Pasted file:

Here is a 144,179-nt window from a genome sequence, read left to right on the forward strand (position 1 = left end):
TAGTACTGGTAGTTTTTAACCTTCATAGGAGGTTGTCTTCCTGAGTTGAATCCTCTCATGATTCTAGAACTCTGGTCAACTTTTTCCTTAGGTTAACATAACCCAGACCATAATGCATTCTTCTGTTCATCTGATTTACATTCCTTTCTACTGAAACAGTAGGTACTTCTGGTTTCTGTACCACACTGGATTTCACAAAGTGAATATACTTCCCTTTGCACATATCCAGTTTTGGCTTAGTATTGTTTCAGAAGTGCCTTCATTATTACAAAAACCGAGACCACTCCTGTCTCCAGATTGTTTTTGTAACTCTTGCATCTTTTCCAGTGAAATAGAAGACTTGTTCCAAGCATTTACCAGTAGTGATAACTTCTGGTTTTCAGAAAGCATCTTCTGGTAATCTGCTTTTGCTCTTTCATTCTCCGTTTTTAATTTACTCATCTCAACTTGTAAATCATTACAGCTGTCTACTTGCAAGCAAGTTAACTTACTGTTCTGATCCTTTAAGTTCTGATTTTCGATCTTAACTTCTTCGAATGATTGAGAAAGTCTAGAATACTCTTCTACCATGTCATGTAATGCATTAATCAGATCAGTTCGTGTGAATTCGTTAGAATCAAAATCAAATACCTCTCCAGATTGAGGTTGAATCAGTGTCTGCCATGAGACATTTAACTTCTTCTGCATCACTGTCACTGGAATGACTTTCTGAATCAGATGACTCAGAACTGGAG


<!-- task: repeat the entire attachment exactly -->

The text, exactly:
Here is a 144,179-nt window from a genome sequence, read left to right on the forward strand (position 1 = left end):
TAGTACTGGTAGTTTTTAACCTTCATAGGAGGTTGTCTTCCTGAGTTGAATCCTCTCATGATTCTAGAACTCTGGTCAACTTTTTCCTTAGGTTAACATAACCCAGACCATAATGCATTCTTCTGTTCATCTGATTTACATTCCTTTCTACTGAAACAGTAGGTACTTCTGGTTTCTGTACCACACTGGATTTCACAAAGTGAATATACTTCCCTTTGCACATATCCAGTTTTGGCTTAGTATTGTTTCAGAAGTGCCTTCATTATTACAAAAACCGAGACCACTCCTGTCTCCAGATTGTTTTTGTAACTCTTGCATCTTTTCCAGTGAAATAGAAGACTTGTTCCAAGCATTTACCAGTAGTGATAACTTCTGGTTTTCAGAAAGCATCTTCTGGTAATCTGCTTTTGCTCTTTCATTCTCCGTTTTTAATTTACTCATCTCAACTTGTAAATCATTACAGCTGTCTACTTGCAAGCAAGTTAACTTACTGTTCTGATCCTTTAAGTTCTGATTTTCGATCTTAACTTCTTCGAATGATTGAGAAAGTCTAGAATACTCTTCTACCATGTCATGTAATGCATTAATCAGATCAGTTCGTGTGAATTCGTTAGAATCAAAATCAAATACCTCTCCAGATTGAGGTTGAATCAGTGTCTGCCATGAGACATTTAACTTCTTCTGCATCACTGTCACTGGAATGACTTTCTGAATCAGATGACTCAGAACTGGAG